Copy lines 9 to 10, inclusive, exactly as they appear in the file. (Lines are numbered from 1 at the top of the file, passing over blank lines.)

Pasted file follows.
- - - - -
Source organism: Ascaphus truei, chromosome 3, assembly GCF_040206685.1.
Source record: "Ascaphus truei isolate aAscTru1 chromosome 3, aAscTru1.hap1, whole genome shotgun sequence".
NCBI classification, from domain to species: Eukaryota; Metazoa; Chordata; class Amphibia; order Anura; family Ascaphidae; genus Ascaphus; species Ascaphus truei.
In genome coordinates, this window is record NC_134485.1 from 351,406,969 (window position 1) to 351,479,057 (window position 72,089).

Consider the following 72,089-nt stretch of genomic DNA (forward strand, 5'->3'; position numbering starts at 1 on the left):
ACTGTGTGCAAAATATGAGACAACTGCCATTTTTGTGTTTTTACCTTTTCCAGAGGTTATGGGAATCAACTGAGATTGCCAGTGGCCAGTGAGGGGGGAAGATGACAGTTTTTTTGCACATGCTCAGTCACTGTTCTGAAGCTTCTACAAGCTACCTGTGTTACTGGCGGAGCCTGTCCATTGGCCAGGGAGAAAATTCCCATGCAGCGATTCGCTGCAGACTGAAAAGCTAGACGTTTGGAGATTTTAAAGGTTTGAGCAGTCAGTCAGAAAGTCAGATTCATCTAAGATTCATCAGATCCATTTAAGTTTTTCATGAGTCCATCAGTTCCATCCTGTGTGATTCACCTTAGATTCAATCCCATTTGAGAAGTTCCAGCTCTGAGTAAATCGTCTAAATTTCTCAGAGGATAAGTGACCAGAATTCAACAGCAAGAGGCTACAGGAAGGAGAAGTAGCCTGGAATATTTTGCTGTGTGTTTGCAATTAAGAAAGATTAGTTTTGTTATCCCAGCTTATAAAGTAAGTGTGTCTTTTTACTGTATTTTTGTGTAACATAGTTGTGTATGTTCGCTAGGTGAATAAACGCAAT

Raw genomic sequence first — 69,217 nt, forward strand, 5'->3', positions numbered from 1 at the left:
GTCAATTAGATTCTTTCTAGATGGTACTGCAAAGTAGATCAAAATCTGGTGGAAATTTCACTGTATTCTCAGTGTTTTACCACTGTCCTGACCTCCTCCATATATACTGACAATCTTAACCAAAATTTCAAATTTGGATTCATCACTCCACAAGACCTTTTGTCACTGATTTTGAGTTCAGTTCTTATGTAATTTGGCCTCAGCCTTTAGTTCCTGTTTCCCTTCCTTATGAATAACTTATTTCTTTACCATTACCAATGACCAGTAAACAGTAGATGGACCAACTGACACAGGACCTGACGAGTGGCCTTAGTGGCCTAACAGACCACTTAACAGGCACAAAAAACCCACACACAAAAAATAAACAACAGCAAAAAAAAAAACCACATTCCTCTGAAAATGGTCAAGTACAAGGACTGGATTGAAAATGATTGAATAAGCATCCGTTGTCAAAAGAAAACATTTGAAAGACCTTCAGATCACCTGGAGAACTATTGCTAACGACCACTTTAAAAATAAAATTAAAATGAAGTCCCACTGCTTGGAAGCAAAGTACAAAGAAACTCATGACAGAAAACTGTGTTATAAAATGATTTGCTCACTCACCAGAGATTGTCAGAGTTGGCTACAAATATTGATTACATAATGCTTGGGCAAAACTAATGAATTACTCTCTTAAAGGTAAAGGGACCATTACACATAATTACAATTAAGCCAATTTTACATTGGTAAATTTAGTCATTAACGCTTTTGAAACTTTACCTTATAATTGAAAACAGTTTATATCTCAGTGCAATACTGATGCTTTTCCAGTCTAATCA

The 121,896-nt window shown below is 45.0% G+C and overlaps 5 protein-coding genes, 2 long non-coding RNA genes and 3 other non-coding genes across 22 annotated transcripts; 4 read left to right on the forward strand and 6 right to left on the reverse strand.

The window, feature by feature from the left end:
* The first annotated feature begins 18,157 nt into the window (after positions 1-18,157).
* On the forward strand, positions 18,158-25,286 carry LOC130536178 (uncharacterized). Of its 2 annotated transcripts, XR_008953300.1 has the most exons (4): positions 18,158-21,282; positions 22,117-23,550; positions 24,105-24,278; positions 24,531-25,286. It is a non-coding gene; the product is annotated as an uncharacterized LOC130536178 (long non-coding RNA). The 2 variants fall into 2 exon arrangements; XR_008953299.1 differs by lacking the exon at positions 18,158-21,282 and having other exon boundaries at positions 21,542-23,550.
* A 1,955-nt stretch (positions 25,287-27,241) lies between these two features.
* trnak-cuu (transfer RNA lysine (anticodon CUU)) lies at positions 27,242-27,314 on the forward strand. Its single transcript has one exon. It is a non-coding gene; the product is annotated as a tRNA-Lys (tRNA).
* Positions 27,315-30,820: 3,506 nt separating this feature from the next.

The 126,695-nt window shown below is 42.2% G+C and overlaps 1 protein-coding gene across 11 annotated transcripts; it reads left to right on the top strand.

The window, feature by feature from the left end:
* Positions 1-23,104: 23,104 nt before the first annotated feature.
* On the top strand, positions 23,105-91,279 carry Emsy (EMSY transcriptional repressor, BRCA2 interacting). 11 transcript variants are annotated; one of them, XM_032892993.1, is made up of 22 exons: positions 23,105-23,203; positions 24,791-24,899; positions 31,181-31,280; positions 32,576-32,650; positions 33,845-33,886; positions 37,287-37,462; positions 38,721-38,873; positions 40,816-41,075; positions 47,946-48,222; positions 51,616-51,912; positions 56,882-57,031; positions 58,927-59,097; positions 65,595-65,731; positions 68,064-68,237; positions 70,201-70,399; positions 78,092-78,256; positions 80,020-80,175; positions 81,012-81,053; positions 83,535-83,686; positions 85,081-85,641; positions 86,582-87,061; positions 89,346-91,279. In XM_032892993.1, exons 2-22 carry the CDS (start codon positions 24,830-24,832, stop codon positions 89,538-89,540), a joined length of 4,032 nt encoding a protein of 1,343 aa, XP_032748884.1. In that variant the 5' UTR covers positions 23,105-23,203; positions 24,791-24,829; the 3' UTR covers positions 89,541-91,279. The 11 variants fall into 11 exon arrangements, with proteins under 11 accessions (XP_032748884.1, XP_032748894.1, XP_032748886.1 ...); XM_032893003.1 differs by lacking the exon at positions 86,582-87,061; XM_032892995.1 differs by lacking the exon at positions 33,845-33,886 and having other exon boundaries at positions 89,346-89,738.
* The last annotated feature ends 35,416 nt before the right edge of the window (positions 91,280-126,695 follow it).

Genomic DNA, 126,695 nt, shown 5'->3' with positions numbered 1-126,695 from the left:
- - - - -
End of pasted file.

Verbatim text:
The 121,896-nt window shown below is 45.0% G+C and overlaps 5 protein-coding genes, 2 long non-coding RNA genes and 3 other non-coding genes across 22 annotated transcripts; 4 read left to right on the forward strand and 6 right to left on the reverse strand.

The window, feature by feature from the left end: